JOEL WINTERTON, owner, SET Enterprises: It seems that Medicare is relying a lot on the states to sign up people for low-income subsidies,
handle dual-eligibles, and go out and recruit people. But there is going to be a wide gap between the states that do those
things well and states that struggle. When Medicaid started up, there was quite a delay in understanding what the real program
was, how big it was, and how fast it was growing. Most manufacturers after '91 and '92 dramatically underestimated the impact
of Medicaid in '93, '94, and '95.
CLINTON: The increase in the nation's drug bill is coming mostly from increased utilization, not price increases. Is Part D set up
to deal with increased utilization?
Pharmacists are overworked already and could become disenchanted with Part D, argues Accenture's Bill Davies. If so, they
could hinder smooth operation of the drug program.
METRO: I think they've put a bit of a fig leaf there in terms of the Medication Therapy Management Program requirements, but it
remains to be seen how active that will be at the plan level. In the long term, now that they have all the pieces together,
the real question is: Do they try to coordinate it? Do they try to work more with disease management and the like?
PATER SHERMAN, vice president, pharmaceutical contracting, Medco Health Solutions: For people who are entering Part D having
had zero drug benefit in '04 and '05, utilization is going to go way up, because now they have a "funded" drug benefit. On
the other hand, Medco manages the drug benefit today for roughly nine million Medicare-eligible people. Those people have
incredibly rich benefits—de minimis co-pays, no deductibles, no doughnut holes, no nothing. As employers get out of retiree drug benefits, some of them are going
to transition to Part D benefits or Part D-like benefits.
The key to success in the new Medicare world is the ability to collaborate, says Model N's Stephen Zocchi.
LONG: The conventional wisdom is that when you have a benefit and you didn't have one before, you consume. When you have a better
benefit than you had before, you consume more. But some of those people are going to have less of a benefit than they had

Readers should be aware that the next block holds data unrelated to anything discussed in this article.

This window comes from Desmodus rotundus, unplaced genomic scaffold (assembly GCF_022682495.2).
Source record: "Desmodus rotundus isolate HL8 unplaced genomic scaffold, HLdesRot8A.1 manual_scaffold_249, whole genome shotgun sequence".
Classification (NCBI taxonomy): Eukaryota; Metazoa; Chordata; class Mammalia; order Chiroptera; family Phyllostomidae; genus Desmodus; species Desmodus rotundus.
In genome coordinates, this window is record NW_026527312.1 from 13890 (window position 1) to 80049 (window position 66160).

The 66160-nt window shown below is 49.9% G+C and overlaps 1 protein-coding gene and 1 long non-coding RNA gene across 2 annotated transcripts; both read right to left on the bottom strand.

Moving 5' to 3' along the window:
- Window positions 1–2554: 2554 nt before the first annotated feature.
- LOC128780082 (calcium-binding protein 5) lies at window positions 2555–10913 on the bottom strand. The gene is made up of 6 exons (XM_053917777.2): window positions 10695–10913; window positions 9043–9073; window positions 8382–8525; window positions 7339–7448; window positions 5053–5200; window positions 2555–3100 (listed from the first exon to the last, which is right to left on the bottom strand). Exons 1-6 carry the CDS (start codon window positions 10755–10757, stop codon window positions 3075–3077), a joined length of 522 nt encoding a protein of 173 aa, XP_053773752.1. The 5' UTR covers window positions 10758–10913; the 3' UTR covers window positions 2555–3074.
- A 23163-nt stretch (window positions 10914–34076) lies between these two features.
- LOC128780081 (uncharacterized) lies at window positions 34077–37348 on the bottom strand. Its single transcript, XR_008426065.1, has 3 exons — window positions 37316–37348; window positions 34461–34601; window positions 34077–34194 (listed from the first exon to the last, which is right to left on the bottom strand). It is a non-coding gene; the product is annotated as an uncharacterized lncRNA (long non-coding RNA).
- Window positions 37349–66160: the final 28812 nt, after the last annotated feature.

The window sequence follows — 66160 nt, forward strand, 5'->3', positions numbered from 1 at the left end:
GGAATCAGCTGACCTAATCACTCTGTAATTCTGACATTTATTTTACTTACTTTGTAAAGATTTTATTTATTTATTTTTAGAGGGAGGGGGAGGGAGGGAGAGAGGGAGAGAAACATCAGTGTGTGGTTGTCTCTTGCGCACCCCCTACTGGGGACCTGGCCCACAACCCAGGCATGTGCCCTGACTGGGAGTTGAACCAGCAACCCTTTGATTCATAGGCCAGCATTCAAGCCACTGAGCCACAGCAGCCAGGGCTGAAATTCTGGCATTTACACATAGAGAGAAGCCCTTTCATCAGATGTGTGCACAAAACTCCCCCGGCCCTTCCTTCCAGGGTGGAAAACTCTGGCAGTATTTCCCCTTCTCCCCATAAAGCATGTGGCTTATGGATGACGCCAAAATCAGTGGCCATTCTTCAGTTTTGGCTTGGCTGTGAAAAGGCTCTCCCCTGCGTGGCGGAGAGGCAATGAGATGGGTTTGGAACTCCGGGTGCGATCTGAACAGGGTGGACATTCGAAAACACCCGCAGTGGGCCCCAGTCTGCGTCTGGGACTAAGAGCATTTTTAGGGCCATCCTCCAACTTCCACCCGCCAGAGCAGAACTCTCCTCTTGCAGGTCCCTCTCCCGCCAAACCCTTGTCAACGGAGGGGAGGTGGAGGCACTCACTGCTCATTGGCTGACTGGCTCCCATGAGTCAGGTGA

before. And the question is: How big is that group compared to the other group? That is probably going to have more impact
a year from now, because a lot of people are getting a subsidy at least for the first year, but you may see the subsidy drop
at year two.
When you talk about utilization, I would say co-pays have certainly been a brake on consumption. But one side effect of higher
co-pays is more noncompliance than we've ever seen before. I always wonder how much demand potential is out there, when you
figure that a good number of people who start on chronic-care medications are off of them six months later.
SHERMAN: I agree. And from the viewpoint of a stand-alone drug benefit, noncompliance is not such a horrible thing. In a stand-alone
Part D plan, it is much tougher for them to make profits based on pharmacoeconomic value.
BILL DAVIES, partner, Accenture: I agree that the Medicaid Therapy Management Programs are a kind of fig leaf. The ceiling they kick in
at is so high, it's like closing the barn door after the horse has gotten out. And that's where industry and the payers and
providers can become more creative in trying to monitor disease-management programs or monitor therapy utilization, so you
can get the appropriate utilization.
SHERMAN: Medicare leaves a huge cost share to the patient. Our initial plan design at Medco is making sure that consumers have all
the tools to be well educated, and letting them decide.
SCHOCK: That's a good point, but I think we have seen that these patients are not well educated. A lot of them have literacy issues.
How do you address that?